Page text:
From the end papers ...
Native Californian rock art includes some of the finest examples of traditional art in the world. Ranging from complex polychrome cave paintings and deeeply incised designs on basalt canyon walls to large earthen figures along the terraces of the Colorado River, this art invites wonder and curiosity.
But The Art of the Shaman is more than a gallery of lavish illustrations. Beginning with a basic description of the nature, age, and variability of California rock art, David Whitley accomplishes the ambitious goal of interpreting the symbolism itself. His well grounded exposition sets this book far apart from other rock art books based on stylistic analyses, simplistic associations with celestial events, or "hunting magic" explanations.
In many instances, shamans produced rock art at the conclusion of their vision quests to illustrate the spirits they had seen and the supernatural events in which they had participated. The rock art depicted a shaman's spirit helpers, portrayed his supernatural alter ego, and graphically illustrated the manipulations and rites he conducted while in the sacred realm, including curing, rain making, and sorcery. The shaman's rock art site was also a sacred place that served as his portal: during his altered states of conciousness, the cracks in the walls of the site were believed to open to allow him to enter the sacred realm.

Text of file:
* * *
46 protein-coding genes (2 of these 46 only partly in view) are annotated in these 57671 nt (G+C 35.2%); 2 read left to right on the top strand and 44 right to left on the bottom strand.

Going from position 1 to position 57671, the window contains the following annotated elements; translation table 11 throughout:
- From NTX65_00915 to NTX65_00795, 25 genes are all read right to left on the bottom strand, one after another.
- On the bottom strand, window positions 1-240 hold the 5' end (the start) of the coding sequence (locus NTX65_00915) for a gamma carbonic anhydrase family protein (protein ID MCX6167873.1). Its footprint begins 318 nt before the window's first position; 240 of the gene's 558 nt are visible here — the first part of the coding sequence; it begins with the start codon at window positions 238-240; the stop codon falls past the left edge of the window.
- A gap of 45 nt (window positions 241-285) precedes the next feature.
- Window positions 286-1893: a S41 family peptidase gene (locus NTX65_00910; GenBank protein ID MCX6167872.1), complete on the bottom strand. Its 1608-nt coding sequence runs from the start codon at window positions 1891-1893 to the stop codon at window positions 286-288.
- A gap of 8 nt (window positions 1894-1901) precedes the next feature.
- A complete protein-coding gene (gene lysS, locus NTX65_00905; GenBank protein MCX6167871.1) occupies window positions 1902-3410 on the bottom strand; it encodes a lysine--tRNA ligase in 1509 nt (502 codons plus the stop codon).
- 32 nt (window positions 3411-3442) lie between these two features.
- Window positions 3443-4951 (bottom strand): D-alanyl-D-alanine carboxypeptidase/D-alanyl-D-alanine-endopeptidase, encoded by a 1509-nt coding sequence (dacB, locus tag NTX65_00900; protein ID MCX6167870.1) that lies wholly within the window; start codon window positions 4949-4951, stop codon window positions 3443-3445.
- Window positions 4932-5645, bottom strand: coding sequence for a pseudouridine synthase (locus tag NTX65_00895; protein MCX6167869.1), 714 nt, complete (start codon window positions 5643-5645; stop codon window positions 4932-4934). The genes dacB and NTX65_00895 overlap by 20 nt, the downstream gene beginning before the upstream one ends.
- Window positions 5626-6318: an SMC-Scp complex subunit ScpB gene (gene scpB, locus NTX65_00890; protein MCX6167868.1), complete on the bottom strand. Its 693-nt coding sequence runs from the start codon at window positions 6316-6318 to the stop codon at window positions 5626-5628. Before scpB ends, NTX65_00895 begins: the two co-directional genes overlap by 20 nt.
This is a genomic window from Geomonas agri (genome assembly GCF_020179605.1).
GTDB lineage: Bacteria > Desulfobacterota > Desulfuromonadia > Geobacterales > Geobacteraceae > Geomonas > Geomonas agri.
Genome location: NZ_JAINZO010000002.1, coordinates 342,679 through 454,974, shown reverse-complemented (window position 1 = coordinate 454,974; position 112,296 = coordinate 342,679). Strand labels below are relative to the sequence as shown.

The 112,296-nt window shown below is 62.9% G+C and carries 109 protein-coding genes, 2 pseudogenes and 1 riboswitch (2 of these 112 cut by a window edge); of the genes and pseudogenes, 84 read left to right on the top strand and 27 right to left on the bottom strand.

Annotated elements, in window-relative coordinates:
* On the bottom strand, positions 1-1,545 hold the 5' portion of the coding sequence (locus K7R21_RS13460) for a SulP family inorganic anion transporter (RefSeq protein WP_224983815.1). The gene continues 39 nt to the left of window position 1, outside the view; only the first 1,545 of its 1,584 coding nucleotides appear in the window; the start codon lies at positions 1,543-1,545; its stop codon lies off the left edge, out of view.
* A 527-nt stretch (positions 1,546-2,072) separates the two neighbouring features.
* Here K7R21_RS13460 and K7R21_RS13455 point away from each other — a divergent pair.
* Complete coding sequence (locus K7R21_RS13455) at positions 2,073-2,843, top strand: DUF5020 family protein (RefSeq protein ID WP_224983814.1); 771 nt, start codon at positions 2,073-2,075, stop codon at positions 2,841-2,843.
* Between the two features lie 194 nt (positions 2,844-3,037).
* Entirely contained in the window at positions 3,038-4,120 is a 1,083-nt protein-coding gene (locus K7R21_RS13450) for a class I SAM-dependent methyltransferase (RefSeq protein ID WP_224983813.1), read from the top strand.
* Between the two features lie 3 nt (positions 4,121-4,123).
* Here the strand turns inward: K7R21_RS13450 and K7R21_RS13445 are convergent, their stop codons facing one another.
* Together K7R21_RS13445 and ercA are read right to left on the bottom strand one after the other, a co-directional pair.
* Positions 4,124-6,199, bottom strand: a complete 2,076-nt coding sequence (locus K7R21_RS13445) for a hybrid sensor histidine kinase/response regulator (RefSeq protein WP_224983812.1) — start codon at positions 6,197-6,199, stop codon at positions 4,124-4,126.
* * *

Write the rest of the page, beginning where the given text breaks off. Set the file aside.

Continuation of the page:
Whitley demonstrates that California rock art represents symbolic systems that communicate relatively few specific ideas. These include vision questing, initiation, fertility, sexuality, the mythic past, life crises, and altered states of conciousness, all centered on shamanistic experience in this world and beyond. Inasmuch as shamanism was the basis for all Native Californian religions, Whitley taps the rich ethnographic information available on the subject to illuminate the underlying logic for much of the art in the various California traditions.